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The Harvard Law Review will more than double the number of editors focusing on online content for the publication next year in an effort to expand its web presence.
Increasing the online staff from two to five, these new editors will join the Forum Committee, which is responsible for developing the website and editing the material published online. In the next year, the Law Review hopes to enhance the functionality and design of its website in addition to increasing the quantity of published content, according to second-year Law School student Gillian S. Grossman ’10, the recently elected president who will lead 127th Volume of the organization.
“The new leaders dedicated a lot of effort to expanding our online presence, and they have some creative ideas about how they are going to do that,” said Conor S. Tochilin ’06, outgoing president of the Law Review.
The majority of returning editors voted to add two additional students to this year’s pool of rising editors in order to expand the online content while maintaining the quality of the current print operations, according to Grossman.
The Law Review will also grow the amount of material published online in an effort to increase the resources available for scholarly research.
“The Law Review recognizes that legal conversations and legal scholarship are taking place online in addition to print mediums,” Grossman wrote in an email. “The Law Review’s Forum provides a platform for authors to engage with the articles we publish in our print issues and to engage with current legal developments through various forms of online scholarship.”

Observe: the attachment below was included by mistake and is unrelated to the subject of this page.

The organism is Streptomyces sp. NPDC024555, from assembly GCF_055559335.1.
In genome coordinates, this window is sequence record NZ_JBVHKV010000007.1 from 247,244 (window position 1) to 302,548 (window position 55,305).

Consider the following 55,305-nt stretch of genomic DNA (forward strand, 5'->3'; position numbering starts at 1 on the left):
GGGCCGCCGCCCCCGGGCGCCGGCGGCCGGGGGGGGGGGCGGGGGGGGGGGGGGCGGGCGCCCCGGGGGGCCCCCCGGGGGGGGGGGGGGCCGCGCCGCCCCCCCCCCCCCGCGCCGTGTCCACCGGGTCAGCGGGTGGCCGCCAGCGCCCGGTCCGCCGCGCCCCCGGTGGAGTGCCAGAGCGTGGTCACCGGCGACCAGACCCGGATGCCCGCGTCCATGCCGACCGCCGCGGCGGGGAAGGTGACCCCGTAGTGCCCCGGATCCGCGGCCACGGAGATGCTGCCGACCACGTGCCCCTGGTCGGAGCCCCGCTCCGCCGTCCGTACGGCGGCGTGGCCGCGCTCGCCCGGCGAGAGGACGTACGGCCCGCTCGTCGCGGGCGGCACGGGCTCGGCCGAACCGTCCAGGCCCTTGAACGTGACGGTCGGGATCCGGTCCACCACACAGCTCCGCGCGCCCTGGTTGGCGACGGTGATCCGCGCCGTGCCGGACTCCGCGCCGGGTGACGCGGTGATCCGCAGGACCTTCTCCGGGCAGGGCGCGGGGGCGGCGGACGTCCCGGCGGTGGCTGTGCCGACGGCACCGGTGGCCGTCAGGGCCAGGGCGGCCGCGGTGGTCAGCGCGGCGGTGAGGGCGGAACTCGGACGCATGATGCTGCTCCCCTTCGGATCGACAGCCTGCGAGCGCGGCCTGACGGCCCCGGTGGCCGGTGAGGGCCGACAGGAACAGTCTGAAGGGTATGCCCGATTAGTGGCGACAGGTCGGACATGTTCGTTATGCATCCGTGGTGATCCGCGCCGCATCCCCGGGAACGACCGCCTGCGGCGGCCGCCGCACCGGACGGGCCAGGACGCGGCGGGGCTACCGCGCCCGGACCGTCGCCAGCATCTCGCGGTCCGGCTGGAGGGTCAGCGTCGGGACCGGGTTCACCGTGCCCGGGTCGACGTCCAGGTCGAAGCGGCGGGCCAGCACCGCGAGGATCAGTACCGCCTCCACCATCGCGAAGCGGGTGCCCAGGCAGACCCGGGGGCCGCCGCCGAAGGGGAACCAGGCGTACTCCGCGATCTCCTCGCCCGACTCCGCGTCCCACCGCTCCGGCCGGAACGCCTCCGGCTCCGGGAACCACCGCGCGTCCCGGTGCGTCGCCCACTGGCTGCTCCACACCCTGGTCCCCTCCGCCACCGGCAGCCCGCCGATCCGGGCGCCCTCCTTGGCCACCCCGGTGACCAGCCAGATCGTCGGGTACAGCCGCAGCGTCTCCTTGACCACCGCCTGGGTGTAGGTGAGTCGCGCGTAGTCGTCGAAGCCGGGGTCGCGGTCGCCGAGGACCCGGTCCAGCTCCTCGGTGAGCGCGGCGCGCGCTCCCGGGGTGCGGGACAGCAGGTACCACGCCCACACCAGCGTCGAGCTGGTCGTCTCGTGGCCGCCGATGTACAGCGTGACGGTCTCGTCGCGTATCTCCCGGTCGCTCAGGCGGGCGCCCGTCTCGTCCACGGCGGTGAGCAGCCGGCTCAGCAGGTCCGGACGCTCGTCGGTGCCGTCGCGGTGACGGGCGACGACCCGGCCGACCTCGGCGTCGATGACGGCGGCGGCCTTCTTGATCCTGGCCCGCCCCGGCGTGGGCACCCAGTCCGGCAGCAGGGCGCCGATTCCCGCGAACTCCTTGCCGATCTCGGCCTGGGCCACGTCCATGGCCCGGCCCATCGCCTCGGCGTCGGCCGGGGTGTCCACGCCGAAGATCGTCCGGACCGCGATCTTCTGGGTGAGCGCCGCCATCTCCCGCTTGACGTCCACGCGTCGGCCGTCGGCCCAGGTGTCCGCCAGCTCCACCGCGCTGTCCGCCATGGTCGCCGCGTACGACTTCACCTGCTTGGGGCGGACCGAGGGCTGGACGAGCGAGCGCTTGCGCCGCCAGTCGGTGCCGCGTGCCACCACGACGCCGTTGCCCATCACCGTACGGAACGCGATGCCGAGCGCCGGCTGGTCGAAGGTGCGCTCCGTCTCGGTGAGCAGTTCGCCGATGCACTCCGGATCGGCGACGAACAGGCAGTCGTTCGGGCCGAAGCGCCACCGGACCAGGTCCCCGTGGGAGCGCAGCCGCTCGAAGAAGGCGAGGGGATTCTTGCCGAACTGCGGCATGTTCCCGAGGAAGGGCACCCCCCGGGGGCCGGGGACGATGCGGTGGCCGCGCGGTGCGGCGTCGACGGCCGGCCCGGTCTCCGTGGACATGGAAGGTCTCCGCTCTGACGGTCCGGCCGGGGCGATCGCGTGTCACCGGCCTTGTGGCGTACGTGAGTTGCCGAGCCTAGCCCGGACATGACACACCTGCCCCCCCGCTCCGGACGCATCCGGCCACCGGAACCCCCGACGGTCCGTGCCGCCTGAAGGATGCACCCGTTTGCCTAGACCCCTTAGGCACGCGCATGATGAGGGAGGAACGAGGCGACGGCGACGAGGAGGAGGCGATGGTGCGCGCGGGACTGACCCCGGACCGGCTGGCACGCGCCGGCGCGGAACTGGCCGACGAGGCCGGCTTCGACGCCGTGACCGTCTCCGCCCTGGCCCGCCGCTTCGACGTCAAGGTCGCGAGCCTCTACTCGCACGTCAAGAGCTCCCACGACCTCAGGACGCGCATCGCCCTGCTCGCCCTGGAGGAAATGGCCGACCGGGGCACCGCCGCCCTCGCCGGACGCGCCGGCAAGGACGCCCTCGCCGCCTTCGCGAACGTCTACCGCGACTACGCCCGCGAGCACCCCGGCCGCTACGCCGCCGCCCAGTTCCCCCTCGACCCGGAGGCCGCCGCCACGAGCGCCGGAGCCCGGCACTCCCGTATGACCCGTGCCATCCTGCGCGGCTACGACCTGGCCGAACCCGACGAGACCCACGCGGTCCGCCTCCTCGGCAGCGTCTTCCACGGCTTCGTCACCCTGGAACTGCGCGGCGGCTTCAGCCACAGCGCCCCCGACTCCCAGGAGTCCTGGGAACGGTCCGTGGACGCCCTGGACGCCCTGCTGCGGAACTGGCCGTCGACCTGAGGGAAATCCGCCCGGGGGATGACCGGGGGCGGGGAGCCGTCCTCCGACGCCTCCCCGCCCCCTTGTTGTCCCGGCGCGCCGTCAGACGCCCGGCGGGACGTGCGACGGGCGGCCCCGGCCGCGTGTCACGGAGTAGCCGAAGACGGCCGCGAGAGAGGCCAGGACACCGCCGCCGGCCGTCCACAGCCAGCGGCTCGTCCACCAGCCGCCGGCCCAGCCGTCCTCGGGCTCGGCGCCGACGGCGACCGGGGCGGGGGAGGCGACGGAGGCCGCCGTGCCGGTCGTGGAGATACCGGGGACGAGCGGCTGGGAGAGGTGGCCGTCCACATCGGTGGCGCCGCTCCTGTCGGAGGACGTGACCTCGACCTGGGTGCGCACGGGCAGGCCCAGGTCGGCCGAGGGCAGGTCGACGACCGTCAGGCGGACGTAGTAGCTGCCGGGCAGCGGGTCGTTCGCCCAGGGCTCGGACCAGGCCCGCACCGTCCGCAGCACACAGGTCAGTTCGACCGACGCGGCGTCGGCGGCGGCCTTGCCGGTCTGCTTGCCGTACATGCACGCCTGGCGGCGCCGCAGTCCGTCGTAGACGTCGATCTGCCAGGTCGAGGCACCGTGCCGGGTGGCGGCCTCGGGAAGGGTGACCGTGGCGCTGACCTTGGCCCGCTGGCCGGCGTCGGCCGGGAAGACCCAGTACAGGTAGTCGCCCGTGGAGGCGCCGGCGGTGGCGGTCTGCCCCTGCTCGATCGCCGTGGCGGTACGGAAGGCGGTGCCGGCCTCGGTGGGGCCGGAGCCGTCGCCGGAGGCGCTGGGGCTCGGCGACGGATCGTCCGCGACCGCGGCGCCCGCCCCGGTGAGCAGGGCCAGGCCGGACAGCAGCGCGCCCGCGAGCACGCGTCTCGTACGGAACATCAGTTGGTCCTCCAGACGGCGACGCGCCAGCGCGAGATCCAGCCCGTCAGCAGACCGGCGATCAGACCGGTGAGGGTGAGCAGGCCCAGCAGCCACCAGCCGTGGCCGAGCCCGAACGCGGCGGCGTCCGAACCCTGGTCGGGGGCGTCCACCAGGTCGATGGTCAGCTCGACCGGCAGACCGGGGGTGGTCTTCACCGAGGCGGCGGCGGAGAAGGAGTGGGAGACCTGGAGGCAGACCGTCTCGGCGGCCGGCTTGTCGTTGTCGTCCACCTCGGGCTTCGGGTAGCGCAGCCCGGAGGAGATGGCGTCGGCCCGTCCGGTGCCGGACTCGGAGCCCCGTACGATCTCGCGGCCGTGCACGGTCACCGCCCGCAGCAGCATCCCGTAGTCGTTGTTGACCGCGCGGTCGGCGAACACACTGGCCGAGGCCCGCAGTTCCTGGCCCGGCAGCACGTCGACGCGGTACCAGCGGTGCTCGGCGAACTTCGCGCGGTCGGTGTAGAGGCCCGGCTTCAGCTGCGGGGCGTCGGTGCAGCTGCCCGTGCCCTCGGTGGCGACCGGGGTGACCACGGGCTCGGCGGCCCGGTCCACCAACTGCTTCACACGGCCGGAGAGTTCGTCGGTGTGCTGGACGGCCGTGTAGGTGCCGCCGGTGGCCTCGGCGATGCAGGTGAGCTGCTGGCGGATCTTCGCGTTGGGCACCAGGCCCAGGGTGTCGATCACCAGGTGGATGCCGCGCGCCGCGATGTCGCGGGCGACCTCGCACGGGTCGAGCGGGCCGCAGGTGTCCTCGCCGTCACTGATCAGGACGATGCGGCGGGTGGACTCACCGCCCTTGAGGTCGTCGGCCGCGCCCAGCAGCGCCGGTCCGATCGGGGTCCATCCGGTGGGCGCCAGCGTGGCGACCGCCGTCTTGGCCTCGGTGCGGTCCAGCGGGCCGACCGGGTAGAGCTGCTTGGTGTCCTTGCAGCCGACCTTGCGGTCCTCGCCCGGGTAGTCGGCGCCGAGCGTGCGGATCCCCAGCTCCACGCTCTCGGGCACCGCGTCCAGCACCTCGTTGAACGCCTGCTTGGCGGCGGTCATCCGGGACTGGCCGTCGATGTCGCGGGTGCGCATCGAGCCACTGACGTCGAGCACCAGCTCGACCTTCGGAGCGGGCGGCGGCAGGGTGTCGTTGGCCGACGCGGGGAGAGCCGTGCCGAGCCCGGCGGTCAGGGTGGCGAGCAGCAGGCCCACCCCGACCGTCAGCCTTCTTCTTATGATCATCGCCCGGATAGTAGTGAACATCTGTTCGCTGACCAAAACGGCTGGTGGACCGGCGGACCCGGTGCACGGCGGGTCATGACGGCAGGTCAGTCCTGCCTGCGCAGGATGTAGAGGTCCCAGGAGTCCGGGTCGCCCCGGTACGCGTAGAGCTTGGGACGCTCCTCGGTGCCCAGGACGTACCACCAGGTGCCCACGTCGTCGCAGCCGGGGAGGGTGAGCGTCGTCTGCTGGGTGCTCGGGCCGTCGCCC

In line with this mission, the Law Review began publishing its print materials online in 2006. The organization also created a “Forum” section on its website where contributors can write exclusively online content. In the past, these articles have come in the form of “Responses,” approximately 2,500 word pieces written in response to articles published in the print journal. With the new push towards expanding the Law Review’s web presence, the “Forum” will also begin publishing “Reactions,” shorter pieces commenting on recent developments in the law, as well as other scholarly essays.
Kimberly A. Dulin, associate director for collection development and digitization at the Harvard Law School Library, said she supports the Law Review’s initiative as part of a larger trend towards expanding open access in education.
“Definitely we’d love it,” Dulin said. “In general, it’s all to the good when the stuff that’s produced by professors is widely available for legal research and for free.”
—Staff writer Dev A. Patel can be reached at email@example.com. Follow him on Twitter @dev_a_patel.
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